The slogan "breast is best" has been used to promote mother's milk for decades, but breast milk may not be quite as good as it has been billed.

The slogan "breast is best" has been used to promote mother's milk for decades, but breast milk may not be quite as good as it has been billed.

Although breast feeding still offers babies the best start in life, enthusiasm for its benefits among doctors and medical researchers has led to its benefits being overestimated.

A study published yesterday suggests that breast feeding offers little protection against the development of high blood pressure compared with bottle feeding, contrary to earlier claims.

High blood pressure is a main cause of heart attacks and strokes, which together take 180,000 lives a year in Britain. Even a small increase in blood pressure above normal levels increases the risk.

Researchers have suggested that the higher levels of salt in bottled or formula milk until 1980, when salt levels were reduced, contributed to higher blood pressure in infancy and that these effects persisted into adulthood.

They have also suggested that long-chain fatty acids, which are only present in breast milk, play an important part in the development of healthy blood vessels, which protect against high blood pressure.

But a team of researchers at St George's Hospital Medical School in London, who reviewed 24 studies examining breast feeding and blood pressure, found no proof of a connection.

Those that reported noticeable differences were mostly small studies whereas larger-scale research showed little difference. That suggested any effect of breast feeding was likely to be slight, at best.

Their report, published in the British Medical Journal, follows conflicting debate about the effectiveness of breast feeding in reducing obesity in later life. Researchers are split on whether mother's milk may help to protect children against becoming overweight, compared with those babies who are bottle-fed.

Two studies that were published in the BMJ last month failed to find any significant link between breast feeding and being overweight or obese in later life. One of those studies followed 2,600 British children and the other investigated the health of 2,250 Brazilian children who had been breast fed for varying lengths of time as babies.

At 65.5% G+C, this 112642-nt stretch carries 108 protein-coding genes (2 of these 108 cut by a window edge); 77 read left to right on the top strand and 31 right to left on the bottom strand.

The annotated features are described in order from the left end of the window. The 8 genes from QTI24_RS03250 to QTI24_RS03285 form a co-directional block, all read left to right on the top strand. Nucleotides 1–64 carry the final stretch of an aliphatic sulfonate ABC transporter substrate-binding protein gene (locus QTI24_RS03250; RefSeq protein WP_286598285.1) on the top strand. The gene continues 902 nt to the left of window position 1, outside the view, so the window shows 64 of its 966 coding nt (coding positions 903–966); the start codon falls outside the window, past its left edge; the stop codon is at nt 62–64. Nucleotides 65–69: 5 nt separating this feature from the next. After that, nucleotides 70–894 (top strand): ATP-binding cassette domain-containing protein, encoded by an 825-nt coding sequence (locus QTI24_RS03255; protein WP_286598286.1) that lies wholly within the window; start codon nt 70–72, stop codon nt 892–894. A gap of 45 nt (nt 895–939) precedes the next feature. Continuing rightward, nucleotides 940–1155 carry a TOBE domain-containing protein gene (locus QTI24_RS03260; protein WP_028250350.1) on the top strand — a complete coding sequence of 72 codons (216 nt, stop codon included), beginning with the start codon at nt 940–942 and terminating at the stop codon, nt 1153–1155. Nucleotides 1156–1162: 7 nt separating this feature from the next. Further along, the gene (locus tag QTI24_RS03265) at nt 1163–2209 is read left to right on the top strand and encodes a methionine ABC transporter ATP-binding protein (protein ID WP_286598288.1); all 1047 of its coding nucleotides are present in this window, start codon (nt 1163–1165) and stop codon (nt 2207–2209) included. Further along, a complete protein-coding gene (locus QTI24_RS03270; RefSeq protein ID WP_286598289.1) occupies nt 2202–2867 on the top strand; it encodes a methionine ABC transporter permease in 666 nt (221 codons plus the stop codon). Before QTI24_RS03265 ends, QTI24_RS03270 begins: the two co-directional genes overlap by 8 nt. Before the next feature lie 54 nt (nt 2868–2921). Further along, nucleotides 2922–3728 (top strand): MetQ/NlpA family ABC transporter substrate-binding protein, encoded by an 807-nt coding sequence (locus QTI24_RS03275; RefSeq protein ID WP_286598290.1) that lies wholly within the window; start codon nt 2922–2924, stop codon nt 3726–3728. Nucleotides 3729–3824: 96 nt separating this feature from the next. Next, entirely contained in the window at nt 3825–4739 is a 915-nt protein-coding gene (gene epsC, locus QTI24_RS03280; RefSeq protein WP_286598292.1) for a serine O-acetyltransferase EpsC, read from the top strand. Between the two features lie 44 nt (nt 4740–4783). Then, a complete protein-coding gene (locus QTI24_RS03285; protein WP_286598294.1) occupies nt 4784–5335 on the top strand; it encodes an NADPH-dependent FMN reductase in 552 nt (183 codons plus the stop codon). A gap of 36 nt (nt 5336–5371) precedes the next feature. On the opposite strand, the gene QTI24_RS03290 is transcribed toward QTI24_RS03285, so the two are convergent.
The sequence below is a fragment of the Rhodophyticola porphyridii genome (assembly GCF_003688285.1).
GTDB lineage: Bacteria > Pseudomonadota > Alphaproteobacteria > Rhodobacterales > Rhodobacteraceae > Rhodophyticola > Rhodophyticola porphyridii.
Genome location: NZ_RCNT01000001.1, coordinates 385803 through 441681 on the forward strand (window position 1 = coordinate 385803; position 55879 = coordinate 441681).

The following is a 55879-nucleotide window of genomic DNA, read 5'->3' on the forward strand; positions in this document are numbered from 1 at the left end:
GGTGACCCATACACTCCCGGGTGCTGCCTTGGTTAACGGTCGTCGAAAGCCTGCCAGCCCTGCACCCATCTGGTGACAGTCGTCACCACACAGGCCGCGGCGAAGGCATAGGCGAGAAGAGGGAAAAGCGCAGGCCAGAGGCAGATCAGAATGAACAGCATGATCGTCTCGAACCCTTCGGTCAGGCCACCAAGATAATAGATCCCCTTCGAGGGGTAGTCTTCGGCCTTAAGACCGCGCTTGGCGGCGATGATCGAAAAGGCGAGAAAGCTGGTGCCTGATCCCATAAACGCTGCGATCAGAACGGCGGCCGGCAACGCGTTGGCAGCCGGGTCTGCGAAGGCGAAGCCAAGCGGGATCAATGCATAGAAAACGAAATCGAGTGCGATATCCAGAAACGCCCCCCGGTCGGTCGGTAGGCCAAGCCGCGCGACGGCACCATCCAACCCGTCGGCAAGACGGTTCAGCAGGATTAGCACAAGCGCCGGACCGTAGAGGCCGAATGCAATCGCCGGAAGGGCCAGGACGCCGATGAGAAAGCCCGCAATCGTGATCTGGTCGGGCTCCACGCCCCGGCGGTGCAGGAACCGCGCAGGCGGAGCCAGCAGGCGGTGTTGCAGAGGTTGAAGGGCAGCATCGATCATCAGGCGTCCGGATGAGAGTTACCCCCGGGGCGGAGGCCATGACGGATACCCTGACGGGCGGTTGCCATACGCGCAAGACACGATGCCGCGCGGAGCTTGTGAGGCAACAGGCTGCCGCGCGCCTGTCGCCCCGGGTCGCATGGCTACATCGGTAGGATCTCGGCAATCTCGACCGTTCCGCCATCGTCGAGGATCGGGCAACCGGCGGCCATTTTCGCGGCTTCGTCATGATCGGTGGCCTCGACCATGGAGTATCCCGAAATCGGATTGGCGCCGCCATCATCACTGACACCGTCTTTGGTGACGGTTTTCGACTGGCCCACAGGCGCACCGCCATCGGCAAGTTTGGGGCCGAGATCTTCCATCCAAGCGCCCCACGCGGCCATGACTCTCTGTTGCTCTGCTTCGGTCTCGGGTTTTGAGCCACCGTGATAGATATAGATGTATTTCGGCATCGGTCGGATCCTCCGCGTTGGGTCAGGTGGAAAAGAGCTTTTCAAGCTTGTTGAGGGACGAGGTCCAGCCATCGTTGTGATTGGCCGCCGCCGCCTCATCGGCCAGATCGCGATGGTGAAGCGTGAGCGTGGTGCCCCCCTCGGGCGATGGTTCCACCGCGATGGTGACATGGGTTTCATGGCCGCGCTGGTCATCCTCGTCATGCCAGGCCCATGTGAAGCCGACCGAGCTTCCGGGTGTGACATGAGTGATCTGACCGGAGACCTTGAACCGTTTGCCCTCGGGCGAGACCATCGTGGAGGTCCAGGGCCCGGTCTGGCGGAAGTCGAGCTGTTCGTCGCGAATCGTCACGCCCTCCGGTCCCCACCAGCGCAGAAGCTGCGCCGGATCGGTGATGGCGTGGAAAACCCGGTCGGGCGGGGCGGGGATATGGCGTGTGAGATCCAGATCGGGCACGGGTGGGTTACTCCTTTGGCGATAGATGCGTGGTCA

Neither found a correlation between breast milk and being overweight at age 18, although they did find evidence of other health benefits.

Researchers have also pointed out that the incidence of breast feeding in the United States and Britain has increased since 1990, yet so has childhood obesity.

In the latest study, the epidemiologist Christopher Owen and colleagues from St George's say the likeliest explanation for the impression that breast feeding protects against high blood pressure is "publication bias". This is the tendency for medical journals to publish studies with positive results while rejecting those with negative findings.

They conclude that the effect of breast feeding on blood pressure is likely to be of "limited clinical or public health importance". However, they add that it should be encouraged on the basis of its other advantages in promoting development of the nervous system, protecting against allergies, reducing cholesterol in later life and strengthening the mother/child bond. "The case for breast feeding rests on a combination of short and long-term benefits," they say.